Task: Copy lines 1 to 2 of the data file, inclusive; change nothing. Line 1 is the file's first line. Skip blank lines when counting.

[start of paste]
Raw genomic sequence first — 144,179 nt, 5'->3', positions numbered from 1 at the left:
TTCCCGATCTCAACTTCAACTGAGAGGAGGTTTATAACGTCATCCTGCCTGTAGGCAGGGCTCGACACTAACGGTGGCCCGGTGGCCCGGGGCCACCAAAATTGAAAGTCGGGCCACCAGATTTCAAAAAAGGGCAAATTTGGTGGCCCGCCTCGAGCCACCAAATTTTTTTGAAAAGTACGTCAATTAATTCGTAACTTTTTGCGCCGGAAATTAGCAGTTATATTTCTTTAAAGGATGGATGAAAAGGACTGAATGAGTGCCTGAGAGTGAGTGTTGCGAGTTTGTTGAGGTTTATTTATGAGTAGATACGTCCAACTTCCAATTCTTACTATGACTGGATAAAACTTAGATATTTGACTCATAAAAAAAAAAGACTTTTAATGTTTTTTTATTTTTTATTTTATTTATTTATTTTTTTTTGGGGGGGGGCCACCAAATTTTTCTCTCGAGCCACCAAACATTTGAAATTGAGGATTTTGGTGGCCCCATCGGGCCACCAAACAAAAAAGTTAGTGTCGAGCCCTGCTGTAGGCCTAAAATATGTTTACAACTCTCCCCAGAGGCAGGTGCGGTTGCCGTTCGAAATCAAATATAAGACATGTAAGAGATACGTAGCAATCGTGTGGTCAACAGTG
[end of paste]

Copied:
Raw genomic sequence first — 144,179 nt, 5'->3', positions numbered from 1 at the left:
TTCCCGATCTCAACTTCAACTGAGAGGAGGTTTATAACGTCATCCTGCCTGTAGGCAGGGCTCGACACTAACGGTGGCCCGGTGGCCCGGGGCCACCAAAATTGAAAGTCGGGCCACCAGATTTCAAAAAAGGGCAAATTTGGTGGCCCGCCTCGAGCCACCAAATTTTTTTGAAAAGTACGTCAATTAATTCGTAACTTTTTGCGCCGGAAATTAGCAGTTATATTTCTTTAAAGGATGGATGAAAAGGACTGAATGAGTGCCTGAGAGTGAGTGTTGCGAGTTTGTTGAGGTTTATTTATGAGTAGATACGTCCAACTTCCAATTCTTACTATGACTGGATAAAACTTAGATATTTGACTCATAAAAAAAAAAGACTTTTAATGTTTTTTTATTTTTTATTTTATTTATTTATTTTTTTTTGGGGGGGGGCCACCAAATTTTTCTCTCGAGCCACCAAACATTTGAAATTGAGGATTTTGGTGGCCCCATCGGGCCACCAAACAAAAAAGTTAGTGTCGAGCCCTGCTGTAGGCCTAAAATATGTTTACAACTCTCCCCAGAGGCAGGTGCGGTTGCCGTTCGAAATCAAATATAAGACATGTAAGAGATACGTAGCAATCGTGTGGTCAACAGTG